After a summer of stoking media speculation that Israel would bomb Iran’s nuclear facilities before Americans go to the polls in November, Prime Minister Benjamin Netanyahu and Defense Minister Ehud Barak appear to be dialing things down. Netanyahu on Monday repeated his new message that war can be avoided, at least for now, if the U.S. is willing to publicly declare a clear “red line” that, if crossed by Iran, would trigger a U.S. military response. Since President Barack Obama last spring clearly stated that he would order military action if Iran moved to build a nuclear weapon, there would be nothing new in reiterating such a position — except, perhaps, that it could be spun, together with a series of largely symbolic gestures reportedly being weighed by the Obama Administration to placate the Israelis, as a enough of a concession to allow Netanyahu and Barak to clamber down from the limb on which their war talk has left them. It has been nothing short of astonishing, in fact, how isolated on the Iran issue Israel’s saber-rattlers-in-chief have become over the summer, not least among Israel’s own defense and security establishment. [Update: Netanyahu’s troubles in sustaining his case for war appeared to deepen, Wednesday, with reports that he’d abruptly canceled a meeting of his security cabinet after some of the contents of its briefings by Israeli intelligence agencies were leaked to the Israeli media, which reported that Israeli intelligence saw no cause for alarm beyond ongoing concern over the findings of last week’s IAEA report on Iran’s nuclear work — a conclusion that undermined the Prime Minister’s more alarmist assessments of Iranian progress.]
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Netanyahu and Barak’s bellicosity has ignited a remarkable degree of opposition among Israel’s defense and security chiefs, who are reportedly unanimous in opposing an attack on Iran at this stage. Not only that, the public outpouring of opposition to a military strike among recently retired senior Israeli military men and security chiefs has included an unprecedented barrage of attacks on the strategic competence and even the mental stability of Netanyahu and Barak. Describing a recent public interview given by Gen. Uri Sagi, a respected senior IDF officer who served under Barak, analyst Shai Feldman notes:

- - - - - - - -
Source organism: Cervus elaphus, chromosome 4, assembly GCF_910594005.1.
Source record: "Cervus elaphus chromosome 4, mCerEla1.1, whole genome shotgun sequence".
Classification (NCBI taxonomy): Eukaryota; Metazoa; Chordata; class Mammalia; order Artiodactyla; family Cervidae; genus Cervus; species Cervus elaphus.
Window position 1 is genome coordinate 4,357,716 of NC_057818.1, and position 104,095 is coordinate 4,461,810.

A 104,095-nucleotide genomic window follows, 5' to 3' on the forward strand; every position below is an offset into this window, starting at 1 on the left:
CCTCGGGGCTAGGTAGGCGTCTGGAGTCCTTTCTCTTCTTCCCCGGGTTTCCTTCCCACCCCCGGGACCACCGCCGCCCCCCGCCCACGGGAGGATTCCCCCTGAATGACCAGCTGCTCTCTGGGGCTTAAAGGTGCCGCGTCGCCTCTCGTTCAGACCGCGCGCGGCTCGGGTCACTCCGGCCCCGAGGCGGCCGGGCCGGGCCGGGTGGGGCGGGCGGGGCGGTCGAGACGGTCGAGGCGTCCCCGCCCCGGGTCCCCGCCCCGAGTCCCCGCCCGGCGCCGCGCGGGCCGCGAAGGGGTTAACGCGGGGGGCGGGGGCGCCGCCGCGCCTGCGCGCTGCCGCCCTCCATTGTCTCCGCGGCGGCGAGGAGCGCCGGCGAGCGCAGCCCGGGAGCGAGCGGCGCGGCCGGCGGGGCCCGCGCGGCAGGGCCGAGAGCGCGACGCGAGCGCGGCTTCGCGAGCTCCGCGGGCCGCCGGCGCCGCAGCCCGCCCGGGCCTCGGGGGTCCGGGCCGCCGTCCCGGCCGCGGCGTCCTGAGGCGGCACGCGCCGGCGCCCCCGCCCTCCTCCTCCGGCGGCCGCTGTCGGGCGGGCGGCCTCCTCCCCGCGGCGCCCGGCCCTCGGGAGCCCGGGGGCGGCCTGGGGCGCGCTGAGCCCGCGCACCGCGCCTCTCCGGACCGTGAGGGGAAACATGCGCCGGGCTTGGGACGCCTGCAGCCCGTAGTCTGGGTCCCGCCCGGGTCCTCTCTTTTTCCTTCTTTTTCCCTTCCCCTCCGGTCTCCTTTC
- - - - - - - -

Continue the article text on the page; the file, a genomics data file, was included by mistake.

“Sagi questioned, for the first time publicly, whether Israel can rely on the judgment and mental stability of its current leaders to guide it in time of war. Listing a number of past strategic errors made by Barak and hinting at Netanyahu’s ascribed tendency to traverse rapidly between euphoria and panic, Sagi expressed grave doubts whether Israel’s current leaders can take the pressures and stress entailed in managing a major military confrontation.”
Former Shin Bet chief Yuval Diskin, in April, accused Netanyahu and Barak of harboring “messianic feelings,” and questioned their competence to lead Israel into a confrontation. Even opposition leader Shaul Mofaz, the former military chief of staff who served in a unity government as Netanyahu’s deputy from May to July and who opposes attacking Iran, told Army Radio that he found Netanyahu “confused, stressed out and unfocused” when the two men met last week.
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Such unflattering portrayals of the key political decision makers by respected security men hardly help Netanayahu and Barak convince the public of the case for war, and opinion polls continue to find a majority of Israelis opposed to attacking Iran without U.S. backing. Even President Shimon Peres, known as the father of Israel’s nuclear, uh, ambiguity , recently publicly opposed a strike without U.S. backing. It was clear, Peres said, that Israel lacked the military capacity to destroy Iran’s nuclear program, and needed to coordinate its actions with Washington. The White House, of course, has left no doubt of its opposition to a unilateral Israeli strike at this stage. Last week, Joint Chiefs of Staff chairman Gen. Martin Dempsey warned that an Israeli strike could, at best, briefly delay Iran’s nuclear progress, but at a cost of unraveling the international sanctions coalition, and of spurring Iran to actually build a nuclear deterrent — an option it has not yet decided to pursue despite steadily acquiring the capacity to do so. “I don’t want to be accused of trying to influence,” Dempsey said in London last week, “but I don’t want to be complicit if they choose to do it.”